From pushing buttons to flicking a switch, electricity is always on tap. But have you ever considered how far electricity has to travel to get to your home? Often the power we use every day is created in generators hundreds of kilometres from our homes. Our energy system, often called the electrical grid, is a complex network of poles and wires that helps to keep our country powered.
From the power plant to your lights at home, let’s take a look at how electricity actually gets from the power station to your home.
All of the electricity that ends up in your home starts life in a power station, which is usually located next to or near an energy source such as a coal plant, hydroelectricity dam, natural gas station or solar and wind farms. In almost all cases the source of energy is used to spin an electrical generator, creating storable, transmittable energy. The power is then carried away through large overhead lines to substations, however, at this stage voltage is usually extremely high and can be over 25,000 volts.
The first stop for the newly generated power is the substation. Substations use transformers to alter the voltage of an electrical current, in this case, the voltage is raised to somewhere between 155,000 to 756,000 volts, which minimises power losses throughout the long journey. Australia’s lines are very efficient on a world standard, with an average loss of around 5%.
Transmission lines send the high voltage power over long distances, often hundreds of kilometres. Transmission networks can be either above or below ground. Above ground lines are easy to spot as they are made from heavy-duty steel pylons. Underground lines are buried beneath the earth and are heavily insulated to prevent currents from leaking into the ground where they can become a hazard.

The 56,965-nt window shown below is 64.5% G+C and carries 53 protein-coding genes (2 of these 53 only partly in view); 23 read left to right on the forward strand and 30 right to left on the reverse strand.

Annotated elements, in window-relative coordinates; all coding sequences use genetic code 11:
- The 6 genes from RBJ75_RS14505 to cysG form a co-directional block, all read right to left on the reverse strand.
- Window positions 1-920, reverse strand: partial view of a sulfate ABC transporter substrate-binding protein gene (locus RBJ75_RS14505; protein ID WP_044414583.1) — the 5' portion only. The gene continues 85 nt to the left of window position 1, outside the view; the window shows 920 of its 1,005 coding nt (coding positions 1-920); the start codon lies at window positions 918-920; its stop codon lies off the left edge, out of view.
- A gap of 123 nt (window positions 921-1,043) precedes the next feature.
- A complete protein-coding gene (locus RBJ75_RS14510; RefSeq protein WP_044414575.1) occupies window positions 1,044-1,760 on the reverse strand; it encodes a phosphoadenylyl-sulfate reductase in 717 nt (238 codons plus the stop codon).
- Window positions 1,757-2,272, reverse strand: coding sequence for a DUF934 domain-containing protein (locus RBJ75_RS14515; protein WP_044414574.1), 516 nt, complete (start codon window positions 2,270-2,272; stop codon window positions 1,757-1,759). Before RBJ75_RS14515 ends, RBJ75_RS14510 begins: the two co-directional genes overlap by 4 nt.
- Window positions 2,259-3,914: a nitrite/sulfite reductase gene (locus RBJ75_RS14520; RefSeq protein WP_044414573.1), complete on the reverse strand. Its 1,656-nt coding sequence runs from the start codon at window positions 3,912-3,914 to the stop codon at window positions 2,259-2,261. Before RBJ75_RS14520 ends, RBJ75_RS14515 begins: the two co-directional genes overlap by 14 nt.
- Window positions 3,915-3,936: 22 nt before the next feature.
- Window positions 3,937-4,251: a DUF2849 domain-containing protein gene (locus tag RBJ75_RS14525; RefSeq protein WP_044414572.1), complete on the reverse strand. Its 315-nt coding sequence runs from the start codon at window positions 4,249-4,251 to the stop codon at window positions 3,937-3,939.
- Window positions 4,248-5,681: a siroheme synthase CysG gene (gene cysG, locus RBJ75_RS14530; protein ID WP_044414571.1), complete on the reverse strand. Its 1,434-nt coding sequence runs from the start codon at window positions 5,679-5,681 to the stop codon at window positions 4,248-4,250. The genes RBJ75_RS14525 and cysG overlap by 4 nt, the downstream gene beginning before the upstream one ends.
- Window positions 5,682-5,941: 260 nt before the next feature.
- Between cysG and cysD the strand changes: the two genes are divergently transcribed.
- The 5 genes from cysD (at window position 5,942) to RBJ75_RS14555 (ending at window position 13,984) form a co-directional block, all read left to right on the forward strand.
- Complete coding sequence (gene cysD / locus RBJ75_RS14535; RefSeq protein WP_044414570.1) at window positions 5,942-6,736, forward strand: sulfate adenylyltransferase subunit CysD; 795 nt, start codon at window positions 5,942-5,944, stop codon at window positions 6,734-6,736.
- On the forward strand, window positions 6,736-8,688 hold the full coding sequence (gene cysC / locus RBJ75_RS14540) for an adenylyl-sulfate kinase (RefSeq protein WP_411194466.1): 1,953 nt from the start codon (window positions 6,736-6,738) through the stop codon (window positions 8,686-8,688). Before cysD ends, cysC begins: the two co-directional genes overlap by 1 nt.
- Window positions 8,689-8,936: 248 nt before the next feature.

Second Substation Transformer
After the energy has travelled hundreds of kilometres from a power station, it reaches a second substation transformer. However, unlike the first stop, this substation lowers the voltage to somewhere between 11,000 and 33,000 volts so that the electricity can be channelled into smaller power lines for domestic distribution purposes.
Distribution Power Lines
Distribution power lines take the lowered voltage energy and distribute it to each home. For most residential and commercial uses, there will be another transformer which decreases voltage to as low as 230 volts to make the power safe for home use.
In the final stage the electricity will pass from the final transformer to your home through a meter, which measures your energy usage. It then travels through the wires in your house to switches and sockets, ready to be used as you please!
If you have any questions about the electrical grid or powering your home, please don’t hesitate to give us a call.
With over 9 years of experience under our belt, we pride ourselves on providing fast and efficient service of the highest quality. If you have any questions regarding electricity in your house or are looking for a quote for electrical installations, repairs, or general maintenance, please don’t hesitate to get in touch with HunterCON today.